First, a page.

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Ski manufacturers Marker Volkl and Tecnica have settled a case with the Federal Trade Commission on charges that they illegally agreed not to compete for one another’s ski endorsers or employees.
Neither brand admitted guilt in the case, but agreed to sign consent orders that they will cease or refrain from any such practices.
“The FTC alleged that starting in 2004 Marker Völkl and Tecnica agreed not to compete with each other to secure endorsements by professional skiers, in violation of Section 1 of the Sherman Act,” federal officials stated in a press release. “Specifically, the FTC charged that Marker Völkl agreed not to solicit, recruit, or contact any skier who previously endorsed Tecnica skis, and Tecnica agreed to a similar arrangement with respect to Marker Völkl’s endorsers. In addition, the complaint states that in 2007, the companies expanded the scope of their non-compete agreement to cover all of their employees.”
You can read the FTC’s complaints agains the brands here, which notes the significance of the case involving Marker Volkl a division of Jarden Corp. (parent also to K2 Skis and the No. 1 skis seller in the United States) and Tecnica, a division of Tecnica Group (parent also to Nordica and Blizzard and the No. 4 skis seller in the United States).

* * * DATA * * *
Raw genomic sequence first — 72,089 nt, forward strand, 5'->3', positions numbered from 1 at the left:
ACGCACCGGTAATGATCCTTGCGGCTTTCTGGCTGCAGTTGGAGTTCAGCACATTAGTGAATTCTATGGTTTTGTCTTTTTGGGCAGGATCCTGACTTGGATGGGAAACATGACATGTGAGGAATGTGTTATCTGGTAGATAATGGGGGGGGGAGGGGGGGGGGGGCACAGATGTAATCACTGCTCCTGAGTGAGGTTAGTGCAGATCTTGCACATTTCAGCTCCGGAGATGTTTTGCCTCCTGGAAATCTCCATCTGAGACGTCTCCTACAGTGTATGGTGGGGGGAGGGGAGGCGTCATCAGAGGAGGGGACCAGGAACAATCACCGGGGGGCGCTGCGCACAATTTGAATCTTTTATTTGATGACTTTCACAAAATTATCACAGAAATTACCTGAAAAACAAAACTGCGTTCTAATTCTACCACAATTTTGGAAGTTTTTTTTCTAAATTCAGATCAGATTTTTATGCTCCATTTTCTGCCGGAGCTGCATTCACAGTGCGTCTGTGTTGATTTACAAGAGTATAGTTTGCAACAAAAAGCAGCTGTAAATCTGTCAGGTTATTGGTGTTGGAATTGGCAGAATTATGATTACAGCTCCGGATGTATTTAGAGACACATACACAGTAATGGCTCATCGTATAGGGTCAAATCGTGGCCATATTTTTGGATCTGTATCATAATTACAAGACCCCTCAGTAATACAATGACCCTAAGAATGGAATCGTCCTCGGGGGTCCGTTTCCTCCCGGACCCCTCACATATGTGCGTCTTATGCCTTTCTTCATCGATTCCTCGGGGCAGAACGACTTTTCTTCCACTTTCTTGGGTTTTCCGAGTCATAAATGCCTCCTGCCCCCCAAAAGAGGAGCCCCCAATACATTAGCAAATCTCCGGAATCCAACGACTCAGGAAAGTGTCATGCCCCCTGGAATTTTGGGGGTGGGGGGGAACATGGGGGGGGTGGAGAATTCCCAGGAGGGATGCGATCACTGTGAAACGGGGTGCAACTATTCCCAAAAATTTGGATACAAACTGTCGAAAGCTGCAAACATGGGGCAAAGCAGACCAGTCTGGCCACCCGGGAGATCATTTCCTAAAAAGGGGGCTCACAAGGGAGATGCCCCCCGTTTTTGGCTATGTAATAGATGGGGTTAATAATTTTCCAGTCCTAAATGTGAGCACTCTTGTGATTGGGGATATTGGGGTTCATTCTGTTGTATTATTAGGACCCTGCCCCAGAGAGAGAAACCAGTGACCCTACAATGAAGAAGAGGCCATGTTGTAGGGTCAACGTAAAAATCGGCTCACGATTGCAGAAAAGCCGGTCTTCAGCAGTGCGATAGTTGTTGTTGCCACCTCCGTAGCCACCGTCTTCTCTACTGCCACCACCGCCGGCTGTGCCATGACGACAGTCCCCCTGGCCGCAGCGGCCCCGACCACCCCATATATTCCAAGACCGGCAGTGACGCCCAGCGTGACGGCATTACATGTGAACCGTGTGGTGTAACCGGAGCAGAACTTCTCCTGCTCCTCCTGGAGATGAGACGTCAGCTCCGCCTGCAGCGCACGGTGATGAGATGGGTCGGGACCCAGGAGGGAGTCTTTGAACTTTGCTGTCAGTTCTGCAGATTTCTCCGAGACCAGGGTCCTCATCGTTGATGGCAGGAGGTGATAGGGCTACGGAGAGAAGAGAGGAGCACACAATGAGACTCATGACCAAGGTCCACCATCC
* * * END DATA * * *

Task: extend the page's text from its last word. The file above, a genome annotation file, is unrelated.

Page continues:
“Christoph Bronder, the president and CEO of Marker Völkl, aggressively policed the Tecnica/Marker Völkl non-compete agreements, and complained to Tecnica when he detected a potential violation,” FTC officials alleged.
The case is similar to other federal charges recently coming to light that some top tech companies, including Apple and Google, colluded to not to poach or hire each other’s employees.
The practice essentially puts a damper on employee wages and is deemed illegal and anti-competitive by the federal government.
If employees are unable to fetch jobs, or even job offers, from competing brands in their fields, it lessens their ability to command higher wages. Put another way, there’s little incentive for employers to grant raises if there’s little threat of employees leaving for another job.
While neither Marker Volkl or Tecnica faced penalties in the settlement, the consent order “carries the force of law with respect to future action” FTC officials said. “Each violation of such an order may result in a civil penalty of up to $16,000.”
The FTC’s Bureau of Competition works with the Bureau of Economics to investigate alleged anticompetitive business practices. To inform the Bureau about particular business practices, call 202-326-3300, send an e-mail to firstname.lastname@example.org, or write to the Office of Policy and Coordination, Bureau of Competition, Federal Trade Commission, 601 New Jersey Ave., N.W., Room 7117, Washington, DC 20001.